I grew up on an eight-acre ranch in rural Northern California where we had all sorts of animals. Always at least one dog, and often two. Frequent litters of cats. So many that I don’t think we even tried to give all of them names. My father considered them farm workers who kept the rodent population down. There were beef cattle, sheep, hogs, chickens, all of which ended up on our dinner table. We always had a milk cow, and there were two horses, one for each of my parents. The social life back then involved a group of my parents’ friends who arranged horseback rides. I rode behind my mother, and my brother rode behind our father on these occasions. When I was around twelve, I was given my own dog, Buster, and my own mare, Ginger. The three of us spent every day after school going out for a ride together on our sparsely-populated country road. That ritual continued all the way through high school and even after, until I finished my first two years of college and moved to San Francisco at nineteen to experience city life.

How do you use animals in your writing? Are they a character in their own right or just mentioned in passing?

The llama herd and Bosco the cockatiel helped foil the bad guy on book one, Due for Discard. The llamas went along on a search in the wilderness for a missing hospital nurse in book two, Checked Out. Ginger the dog helped by using her tracking skills in book four, Spine Damage, and most recently used her cadaver dog training in book five, Primary Source.

Why do you include animals in your writing?

I’ve lived with animals all my life., all of the animal characters that show up in the Aimee Machado Mysteries are inspired by actual animals in my life. In a setting like Aimee’s, on a ranch in rural Northern California, it would seem unrealistic to write a story without including pets and livestock.

What’s your favorite book or movie that had an animal as a central character? Why?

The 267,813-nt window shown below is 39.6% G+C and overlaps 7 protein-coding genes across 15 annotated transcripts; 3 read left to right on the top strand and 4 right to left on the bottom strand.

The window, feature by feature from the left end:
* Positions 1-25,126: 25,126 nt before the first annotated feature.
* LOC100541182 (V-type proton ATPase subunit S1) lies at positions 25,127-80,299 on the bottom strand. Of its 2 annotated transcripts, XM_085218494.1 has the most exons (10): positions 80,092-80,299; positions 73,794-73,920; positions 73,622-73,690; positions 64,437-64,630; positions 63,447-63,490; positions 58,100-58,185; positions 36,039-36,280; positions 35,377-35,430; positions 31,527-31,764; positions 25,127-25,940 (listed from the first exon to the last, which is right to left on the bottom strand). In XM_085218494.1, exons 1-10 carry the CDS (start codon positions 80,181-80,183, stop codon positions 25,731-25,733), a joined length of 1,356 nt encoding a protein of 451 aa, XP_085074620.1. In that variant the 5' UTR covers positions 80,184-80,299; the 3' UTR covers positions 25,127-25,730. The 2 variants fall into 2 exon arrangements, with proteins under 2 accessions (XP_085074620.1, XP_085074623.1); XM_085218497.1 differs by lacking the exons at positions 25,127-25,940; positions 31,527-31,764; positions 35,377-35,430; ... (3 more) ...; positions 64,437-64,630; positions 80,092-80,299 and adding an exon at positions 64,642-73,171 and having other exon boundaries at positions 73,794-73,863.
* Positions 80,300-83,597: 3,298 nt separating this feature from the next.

The Black Stallion series by Walter Farley was my favorite as a child. I had grown up on and around horses, and by the time I began reading the series, I was already pestering my parents almost daily to buy me a horse of my own. To my mind, life would not be complete until that happened. Alec’s relationship with the black stallion was exactly how I knew I would feel with a horse of my own. I still have my copy of the first book in the series with a copyright date of 1941. It’s tattered and the pages are dark with age, but I can’t imagine parting with it.

What’s your real-life funniest pet story?

A few years ago, I was on a phone call with a customer service tech who was helping me solve some sort of problem that required my concentration. My cockatiel, Bosco, was out of his cage, as I liked to give him a chance to spread his wings occasionally by flying around in the house. Just as our conversation was getting into a critical area, Bosco swooped into the room where I was and made a perfect landing on the top of my head. I told the man on the phone to please wait a moment, that my pet bird had just landed on my head and I had to go put him back in his cage. The man broke out laughing, but when he recovered, he waited while I put Bosco away, and then we finished our phone session.

What do your pets do when you are writing?

My cat usually wanders in and out of my office. Sometimes she hops up on a table near my desk and takes a nap. The llamas hang out in the pasture. Bosco is no longer with us, but he used to like to sit on my shoulder and peck at my earrings.